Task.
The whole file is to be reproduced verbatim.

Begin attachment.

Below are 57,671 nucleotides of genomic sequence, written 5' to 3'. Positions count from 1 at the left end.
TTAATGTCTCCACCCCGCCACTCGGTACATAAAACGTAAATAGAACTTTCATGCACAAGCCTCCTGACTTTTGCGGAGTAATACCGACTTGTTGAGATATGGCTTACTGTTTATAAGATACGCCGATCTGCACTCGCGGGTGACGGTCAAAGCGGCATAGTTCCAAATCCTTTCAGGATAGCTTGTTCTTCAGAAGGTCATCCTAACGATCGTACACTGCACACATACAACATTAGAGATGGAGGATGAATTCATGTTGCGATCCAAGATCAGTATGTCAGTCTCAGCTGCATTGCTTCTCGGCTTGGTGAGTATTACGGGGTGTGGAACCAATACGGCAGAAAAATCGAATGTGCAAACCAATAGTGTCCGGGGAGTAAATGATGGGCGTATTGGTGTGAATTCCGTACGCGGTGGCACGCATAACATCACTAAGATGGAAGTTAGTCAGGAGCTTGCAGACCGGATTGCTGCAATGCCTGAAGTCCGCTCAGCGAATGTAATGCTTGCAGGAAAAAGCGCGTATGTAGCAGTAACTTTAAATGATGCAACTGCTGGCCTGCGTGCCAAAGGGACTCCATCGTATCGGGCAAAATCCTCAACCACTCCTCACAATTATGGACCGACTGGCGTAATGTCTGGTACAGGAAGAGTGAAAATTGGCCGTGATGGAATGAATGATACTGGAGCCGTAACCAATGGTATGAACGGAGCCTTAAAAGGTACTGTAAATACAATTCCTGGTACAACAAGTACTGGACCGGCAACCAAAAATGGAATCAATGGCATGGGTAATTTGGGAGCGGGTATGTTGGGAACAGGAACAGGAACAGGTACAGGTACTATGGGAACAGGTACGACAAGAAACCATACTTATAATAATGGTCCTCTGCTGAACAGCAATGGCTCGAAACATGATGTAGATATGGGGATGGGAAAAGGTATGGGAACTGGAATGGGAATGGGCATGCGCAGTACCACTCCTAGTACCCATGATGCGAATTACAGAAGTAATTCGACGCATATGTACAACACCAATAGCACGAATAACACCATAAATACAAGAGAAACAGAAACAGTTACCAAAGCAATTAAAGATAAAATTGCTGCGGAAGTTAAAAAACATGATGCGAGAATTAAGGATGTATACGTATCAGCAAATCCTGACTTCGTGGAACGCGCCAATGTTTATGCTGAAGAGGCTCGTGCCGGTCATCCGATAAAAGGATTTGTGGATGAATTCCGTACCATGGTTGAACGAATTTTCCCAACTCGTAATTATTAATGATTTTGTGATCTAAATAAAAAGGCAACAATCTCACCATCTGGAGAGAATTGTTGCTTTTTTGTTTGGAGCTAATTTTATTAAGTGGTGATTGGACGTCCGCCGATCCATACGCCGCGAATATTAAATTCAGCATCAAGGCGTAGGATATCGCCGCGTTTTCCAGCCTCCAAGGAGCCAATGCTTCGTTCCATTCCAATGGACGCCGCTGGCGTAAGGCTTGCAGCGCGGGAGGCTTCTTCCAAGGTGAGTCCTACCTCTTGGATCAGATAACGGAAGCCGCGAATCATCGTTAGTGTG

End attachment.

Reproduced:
Below are 57,671 nucleotides of genomic sequence, written 5' to 3'. Positions count from 1 at the left end.
TTAATGTCTCCACCCCGCCACTCGGTACATAAAACGTAAATAGAACTTTCATGCACAAGCCTCCTGACTTTTGCGGAGTAATACCGACTTGTTGAGATATGGCTTACTGTTTATAAGATACGCCGATCTGCACTCGCGGGTGACGGTCAAAGCGGCATAGTTCCAAATCCTTTCAGGATAGCTTGTTCTTCAGAAGGTCATCCTAACGATCGTACACTGCACACATACAACATTAGAGATGGAGGATGAATTCATGTTGCGATCCAAGATCAGTATGTCAGTCTCAGCTGCATTGCTTCTCGGCTTGGTGAGTATTACGGGGTGTGGAACCAATACGGCAGAAAAATCGAATGTGCAAACCAATAGTGTCCGGGGAGTAAATGATGGGCGTATTGGTGTGAATTCCGTACGCGGTGGCACGCATAACATCACTAAGATGGAAGTTAGTCAGGAGCTTGCAGACCGGATTGCTGCAATGCCTGAAGTCCGCTCAGCGAATGTAATGCTTGCAGGAAAAAGCGCGTATGTAGCAGTAACTTTAAATGATGCAACTGCTGGCCTGCGTGCCAAAGGGACTCCATCGTATCGGGCAAAATCCTCAACCACTCCTCACAATTATGGACCGACTGGCGTAATGTCTGGTACAGGAAGAGTGAAAATTGGCCGTGATGGAATGAATGATACTGGAGCCGTAACCAATGGTATGAACGGAGCCTTAAAAGGTACTGTAAATACAATTCCTGGTACAACAAGTACTGGACCGGCAACCAAAAATGGAATCAATGGCATGGGTAATTTGGGAGCGGGTATGTTGGGAACAGGAACAGGAACAGGTACAGGTACTATGGGAACAGGTACGACAAGAAACCATACTTATAATAATGGTCCTCTGCTGAACAGCAATGGCTCGAAACATGATGTAGATATGGGGATGGGAAAAGGTATGGGAACTGGAATGGGAATGGGCATGCGCAGTACCACTCCTAGTACCCATGATGCGAATTACAGAAGTAATTCGACGCATATGTACAACACCAATAGCACGAATAACACCATAAATACAAGAGAAACAGAAACAGTTACCAAAGCAATTAAAGATAAAATTGCTGCGGAAGTTAAAAAACATGATGCGAGAATTAAGGATGTATACGTATCAGCAAATCCTGACTTCGTGGAACGCGCCAATGTTTATGCTGAAGAGGCTCGTGCCGGTCATCCGATAAAAGGATTTGTGGATGAATTCCGTACCATGGTTGAACGAATTTTCCCAACTCGTAATTATTAATGATTTTGTGATCTAAATAAAAAGGCAACAATCTCACCATCTGGAGAGAATTGTTGCTTTTTTGTTTGGAGCTAATTTTATTAAGTGGTGATTGGACGTCCGCCGATCCATACGCCGCGAATATTAAATTCAGCATCAAGGCGTAGGATATCGCCGCGTTTTCCAGCCTCCAAGGAGCCAATGCTTCGTTCCATTCCAATGGACGCCGCTGGCGTAAGGCTTGCAGCGCGGGAGGCTTCTTCCAAGGTGAGTCCTACCTCTTGGATCAGATAACGGAAGCCGCGAATCATCGTTAGTGTG